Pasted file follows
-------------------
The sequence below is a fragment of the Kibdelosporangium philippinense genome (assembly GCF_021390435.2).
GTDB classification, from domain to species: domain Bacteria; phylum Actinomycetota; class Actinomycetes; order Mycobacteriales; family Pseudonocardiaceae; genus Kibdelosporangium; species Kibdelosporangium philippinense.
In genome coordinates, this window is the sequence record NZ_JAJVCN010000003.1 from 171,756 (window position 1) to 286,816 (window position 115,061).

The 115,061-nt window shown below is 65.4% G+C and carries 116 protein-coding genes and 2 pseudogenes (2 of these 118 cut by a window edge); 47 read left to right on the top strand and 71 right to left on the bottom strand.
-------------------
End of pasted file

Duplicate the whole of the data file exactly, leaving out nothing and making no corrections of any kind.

The sequence below is a fragment of the Kibdelosporangium philippinense genome (assembly GCF_021390435.2).
GTDB classification, from domain to species: domain Bacteria; phylum Actinomycetota; class Actinomycetes; order Mycobacteriales; family Pseudonocardiaceae; genus Kibdelosporangium; species Kibdelosporangium philippinense.
In genome coordinates, this window is the sequence record NZ_JAJVCN010000003.1 from 171,756 (window position 1) to 286,816 (window position 115,061).

The 115,061-nt window shown below is 65.4% G+C and carries 116 protein-coding genes and 2 pseudogenes (2 of these 118 cut by a window edge); 47 read left to right on the top strand and 71 right to left on the bottom strand.